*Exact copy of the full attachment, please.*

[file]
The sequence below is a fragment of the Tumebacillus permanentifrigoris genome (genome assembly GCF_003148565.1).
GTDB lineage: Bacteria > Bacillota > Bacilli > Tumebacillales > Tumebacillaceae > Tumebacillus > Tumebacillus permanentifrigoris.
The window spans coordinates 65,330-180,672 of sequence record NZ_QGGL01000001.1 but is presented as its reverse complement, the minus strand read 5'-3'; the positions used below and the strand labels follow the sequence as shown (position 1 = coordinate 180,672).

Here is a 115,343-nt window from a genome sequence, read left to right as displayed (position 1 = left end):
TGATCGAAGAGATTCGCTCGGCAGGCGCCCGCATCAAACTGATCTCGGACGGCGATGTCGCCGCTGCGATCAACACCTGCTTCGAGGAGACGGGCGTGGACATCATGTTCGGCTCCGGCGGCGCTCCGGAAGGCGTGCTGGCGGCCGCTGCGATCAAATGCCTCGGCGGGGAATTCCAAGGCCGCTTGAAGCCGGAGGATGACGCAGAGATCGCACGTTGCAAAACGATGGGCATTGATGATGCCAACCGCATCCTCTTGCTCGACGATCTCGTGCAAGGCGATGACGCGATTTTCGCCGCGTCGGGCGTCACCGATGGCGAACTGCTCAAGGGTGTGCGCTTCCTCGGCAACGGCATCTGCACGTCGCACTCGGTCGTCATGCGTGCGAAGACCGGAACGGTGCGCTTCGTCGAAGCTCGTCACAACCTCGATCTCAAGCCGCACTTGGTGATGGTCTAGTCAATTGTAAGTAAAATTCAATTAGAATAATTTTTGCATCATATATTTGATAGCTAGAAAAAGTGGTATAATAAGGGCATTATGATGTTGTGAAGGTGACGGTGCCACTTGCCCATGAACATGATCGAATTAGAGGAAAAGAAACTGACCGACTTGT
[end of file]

The sequence below is a fragment of the Tumebacillus permanentifrigoris genome (genome assembly GCF_003148565.1).
GTDB lineage: Bacteria > Bacillota > Bacilli > Tumebacillales > Tumebacillaceae > Tumebacillus > Tumebacillus permanentifrigoris.
The window spans coordinates 65,330-180,672 of sequence record NZ_QGGL01000001.1 but is presented as its reverse complement, the minus strand read 5'-3'; the positions used below and the strand labels follow the sequence as shown (position 1 = coordinate 180,672).

Here is a 115,343-nt window from a genome sequence, read left to right as displayed (position 1 = left end):
TGATCGAAGAGATTCGCTCGGCAGGCGCCCGCATCAAACTGATCTCGGACGGCGATGTCGCCGCTGCGATCAACACCTGCTTCGAGGAGACGGGCGTGGACATCATGTTCGGCTCCGGCGGCGCTCCGGAAGGCGTGCTGGCGGCCGCTGCGATCAAATGCCTCGGCGGGGAATTCCAAGGCCGCTTGAAGCCGGAGGATGACGCAGAGATCGCACGTTGCAAAACGATGGGCATTGATGATGCCAACCGCATCCTCTTGCTCGACGATCTCGTGCAAGGCGATGACGCGATTTTCGCCGCGTCGGGCGTCACCGATGGCGAACTGCTCAAGGGTGTGCGCTTCCTCGGCAACGGCATCTGCACGTCGCACTCGGTCGTCATGCGTGCGAAGACCGGAACGGTGCGCTTCGTCGAAGCTCGTCACAACCTCGATCTCAAGCCGCACTTGGTGATGGTCTAGTCAATTGTAAGTAAAATTCAATTAGAATAATTTTTGCATCATATATTTGATAGCTAGAAAAAGTGGTATAATAAGGGCATTATGATGTTGTGAAGGTGACGGTGCCACTTGCCCATGAACATGATCGAATTAGAGGAAAAGAAACTGACCGACTTGT